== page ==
As inflation jumps, poverty is on the rise and is already over 40%

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On March 30, INDEC will release the poverty record corresponding to the second half of 2022. The latest known figure, from June last year, was 36.5%.

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Analysts anticipate that the data we will know in ten days it will be around 40%a leap that can be explained by the escalation of inflation, which closed last year with a rise of 94.8%.

But at the same time they warn that this is an “old” figure: with February inflation at 6.6% and an increase in the total basic basket – the poverty line – of 8.3% and in the food basket, which measures poverty, by 11.7% in that month, Poverty in Argentina is already around 42%.

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The 42% record is a turning point for the Frente de Todos. So far under Alberto Fernández’s management, the highest record was that of the second half of 2020, with 42%, when the pandemic caused the index to jump to the highest records since 2003.

Since that figure of 42% in 2020, all measurements have shown a decline in poverty. But this trend would be curtailed in the report that comes as a result of the collapse in real wages.

Data from the FMyA consultancy indicate that in February the minimum wage represented only 38% of the Total Basic Basket for a typical household, which settled at $177,063. “In March it will be an even smaller percentage. When Alberto Fernández took office, it represented 43%.”

Martín Rozada, director of the master’s degree in Econometrics at Di Tella University, creates the Poverty Nowcast, a measurement based on INDEC’s Permanent Household Survey (EPH) together with projections of the Basic Total Food Basket (CBT) and deciles of total household income.

“We have an estimated poverty rate of 38% in the third quarter of last year. In the fourth quarter, the basic basket already had a 97% year-over-year jump, while income grew less than 90%. Here’s why We expect rates for the second half to be close to 39.6% on the INDEC measurement“says Rosada.

But Rozada goes one step further and specifies that the NowCast for the period from September 2022 to February 2023 puts poverty at 42%.

“My impression is that the number that INDEC will give in a couple of weeks It is the minimum level of poverty that we will observe during 2023. Thus, this management would tend to end with a poverty index higher than that of the pandemic.

Is there a chance that poverty will decrease the rest of the year? “Everything that can be done in this election year is palliative, It won’t affect the poverty level too much. To reduce poverty, inflation must be controlled and to have a substantial decline, growth must be sustained for many years,” says Rozado.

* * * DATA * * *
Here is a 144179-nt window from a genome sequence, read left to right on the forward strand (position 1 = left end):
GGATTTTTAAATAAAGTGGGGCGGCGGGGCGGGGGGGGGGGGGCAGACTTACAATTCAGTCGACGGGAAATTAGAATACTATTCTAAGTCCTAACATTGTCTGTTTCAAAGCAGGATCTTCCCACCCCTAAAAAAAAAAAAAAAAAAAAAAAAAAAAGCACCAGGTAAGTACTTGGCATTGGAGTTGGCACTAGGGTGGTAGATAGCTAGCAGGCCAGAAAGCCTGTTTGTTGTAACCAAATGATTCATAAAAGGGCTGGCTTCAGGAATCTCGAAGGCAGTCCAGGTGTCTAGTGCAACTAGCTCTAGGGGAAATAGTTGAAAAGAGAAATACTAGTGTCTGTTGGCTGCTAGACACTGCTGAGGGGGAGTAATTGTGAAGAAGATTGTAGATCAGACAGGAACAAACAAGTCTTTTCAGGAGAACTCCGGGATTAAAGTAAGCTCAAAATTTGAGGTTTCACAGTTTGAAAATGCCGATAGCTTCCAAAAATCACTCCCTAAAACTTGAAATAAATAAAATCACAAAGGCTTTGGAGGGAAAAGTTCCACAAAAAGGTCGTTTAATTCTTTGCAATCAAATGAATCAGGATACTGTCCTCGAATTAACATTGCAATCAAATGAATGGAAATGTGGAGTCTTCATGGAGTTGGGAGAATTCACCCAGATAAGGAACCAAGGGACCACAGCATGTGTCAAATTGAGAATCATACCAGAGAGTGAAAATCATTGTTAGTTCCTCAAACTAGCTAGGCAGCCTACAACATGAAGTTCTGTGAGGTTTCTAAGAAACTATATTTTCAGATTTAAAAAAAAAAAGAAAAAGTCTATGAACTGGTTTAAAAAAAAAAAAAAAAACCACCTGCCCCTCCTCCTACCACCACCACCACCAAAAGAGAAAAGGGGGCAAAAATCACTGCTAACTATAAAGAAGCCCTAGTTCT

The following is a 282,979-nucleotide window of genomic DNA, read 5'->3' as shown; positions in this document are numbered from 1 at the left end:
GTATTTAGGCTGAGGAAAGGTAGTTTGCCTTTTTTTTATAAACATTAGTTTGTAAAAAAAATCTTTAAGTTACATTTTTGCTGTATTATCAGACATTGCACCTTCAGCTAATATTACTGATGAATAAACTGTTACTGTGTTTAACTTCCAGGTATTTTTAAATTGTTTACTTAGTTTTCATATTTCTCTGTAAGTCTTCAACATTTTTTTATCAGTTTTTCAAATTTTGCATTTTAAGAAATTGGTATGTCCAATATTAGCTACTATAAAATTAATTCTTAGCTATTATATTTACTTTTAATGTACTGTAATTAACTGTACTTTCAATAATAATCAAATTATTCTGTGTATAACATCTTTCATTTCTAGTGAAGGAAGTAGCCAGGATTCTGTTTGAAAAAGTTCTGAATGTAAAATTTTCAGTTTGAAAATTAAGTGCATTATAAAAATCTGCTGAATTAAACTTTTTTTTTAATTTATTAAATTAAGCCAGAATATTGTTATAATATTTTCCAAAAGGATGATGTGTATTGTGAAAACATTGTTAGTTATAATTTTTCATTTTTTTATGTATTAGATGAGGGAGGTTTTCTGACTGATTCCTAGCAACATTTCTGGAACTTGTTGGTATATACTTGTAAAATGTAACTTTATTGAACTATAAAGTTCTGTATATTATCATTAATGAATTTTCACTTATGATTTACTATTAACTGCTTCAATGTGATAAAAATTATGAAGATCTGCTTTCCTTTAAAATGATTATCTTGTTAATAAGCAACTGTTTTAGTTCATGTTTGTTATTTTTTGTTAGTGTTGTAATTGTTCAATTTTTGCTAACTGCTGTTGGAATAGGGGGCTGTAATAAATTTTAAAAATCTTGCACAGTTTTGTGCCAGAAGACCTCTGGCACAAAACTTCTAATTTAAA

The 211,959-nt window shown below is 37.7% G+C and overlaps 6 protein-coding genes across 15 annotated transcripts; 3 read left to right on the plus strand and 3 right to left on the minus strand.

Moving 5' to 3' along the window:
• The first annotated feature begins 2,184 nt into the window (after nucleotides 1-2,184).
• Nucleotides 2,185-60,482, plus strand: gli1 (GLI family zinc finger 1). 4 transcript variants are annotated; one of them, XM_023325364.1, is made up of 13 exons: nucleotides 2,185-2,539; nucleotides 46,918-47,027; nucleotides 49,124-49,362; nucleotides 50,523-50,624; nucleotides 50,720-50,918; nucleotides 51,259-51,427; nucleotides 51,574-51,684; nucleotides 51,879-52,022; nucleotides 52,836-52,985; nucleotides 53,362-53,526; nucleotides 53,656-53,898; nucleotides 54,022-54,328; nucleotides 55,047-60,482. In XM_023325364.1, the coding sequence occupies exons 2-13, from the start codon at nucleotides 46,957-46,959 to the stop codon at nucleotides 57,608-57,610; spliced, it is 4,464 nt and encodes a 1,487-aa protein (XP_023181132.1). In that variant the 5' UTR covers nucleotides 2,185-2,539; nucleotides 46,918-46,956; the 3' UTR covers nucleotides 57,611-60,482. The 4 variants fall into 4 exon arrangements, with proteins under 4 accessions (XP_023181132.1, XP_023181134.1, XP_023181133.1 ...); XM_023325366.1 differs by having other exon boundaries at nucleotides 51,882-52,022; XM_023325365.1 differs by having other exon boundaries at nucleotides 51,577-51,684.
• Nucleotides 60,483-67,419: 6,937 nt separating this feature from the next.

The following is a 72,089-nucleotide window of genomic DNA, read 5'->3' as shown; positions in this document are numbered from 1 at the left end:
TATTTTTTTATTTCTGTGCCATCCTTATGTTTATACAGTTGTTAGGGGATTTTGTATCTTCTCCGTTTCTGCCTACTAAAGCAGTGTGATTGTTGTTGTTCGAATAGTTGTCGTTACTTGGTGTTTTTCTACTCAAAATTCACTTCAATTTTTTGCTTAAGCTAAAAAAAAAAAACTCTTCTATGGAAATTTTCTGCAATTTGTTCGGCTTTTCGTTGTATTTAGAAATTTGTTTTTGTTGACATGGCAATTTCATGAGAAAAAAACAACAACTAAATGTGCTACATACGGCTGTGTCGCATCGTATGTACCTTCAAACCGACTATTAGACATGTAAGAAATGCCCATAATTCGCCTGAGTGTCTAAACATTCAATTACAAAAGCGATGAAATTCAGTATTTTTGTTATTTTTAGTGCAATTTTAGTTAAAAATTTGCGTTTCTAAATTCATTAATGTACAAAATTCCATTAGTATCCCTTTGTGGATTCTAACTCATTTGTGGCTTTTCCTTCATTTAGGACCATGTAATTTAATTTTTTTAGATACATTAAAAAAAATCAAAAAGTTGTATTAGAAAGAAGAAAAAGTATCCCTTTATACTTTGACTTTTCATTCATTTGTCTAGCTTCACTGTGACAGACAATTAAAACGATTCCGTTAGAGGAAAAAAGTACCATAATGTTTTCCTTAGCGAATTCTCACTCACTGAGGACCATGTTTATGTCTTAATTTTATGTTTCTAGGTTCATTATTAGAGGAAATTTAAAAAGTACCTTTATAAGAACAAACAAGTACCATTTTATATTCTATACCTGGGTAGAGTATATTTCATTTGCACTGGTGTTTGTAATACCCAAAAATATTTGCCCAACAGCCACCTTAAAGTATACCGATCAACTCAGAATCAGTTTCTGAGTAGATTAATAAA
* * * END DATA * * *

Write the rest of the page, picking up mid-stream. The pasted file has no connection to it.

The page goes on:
None of that would happen this year: private sector forecasts already point to inflation above 100%, while the economy has been slowing since September, with high chances of entering a recession in the coming months.

Agustín Salvia, from the UCA Social Debt Observatory, assures that he is leaving this quarter “some very dramatic data on the evolution of the basket”. And he explains that the situation has worsened compared to last year. “Until the second half of 2022, formal wages followed inflation. And in the informal sector, there was an increase in employment, which compensated for the decline in real wages.”

As for upcoming poverty data, Salvia notes that it will give about 40%. “Right now there is no more employment to compensate for a decline in real wages. I estimate that there will be an increase in poverty and extreme poverty“.

However, for Salvia, poverty will not return to the level of the pandemic. “It can go up a point or two above the current 40%. The tendency is to increase poverty, but not to overflow“.

“Certainly poverty today is over 40%agrees Leopoldo Tornaroli, a senior researcher at the Center for Distribution, Labor and Social Studies (CEDLAS) at the National University of La Plata (UNLP).

Tornaroli points out that the increase in food baskets this year will be higher than inflation and will not be able to compensate for the decline in real income with more employment. “If inflation reaches 100%, poverty is not likely to decrease.”

The CEDLAS researcher observes that with these levels of inflation, official policies lose effectiveness. “Poverty and destitution are lower with the Universal Child Allowance (AUH) than they would be without the allowance. But they can lose out to inflation and their role as a poverty alleviation policy loses effectiveness”.


Source: Clarin

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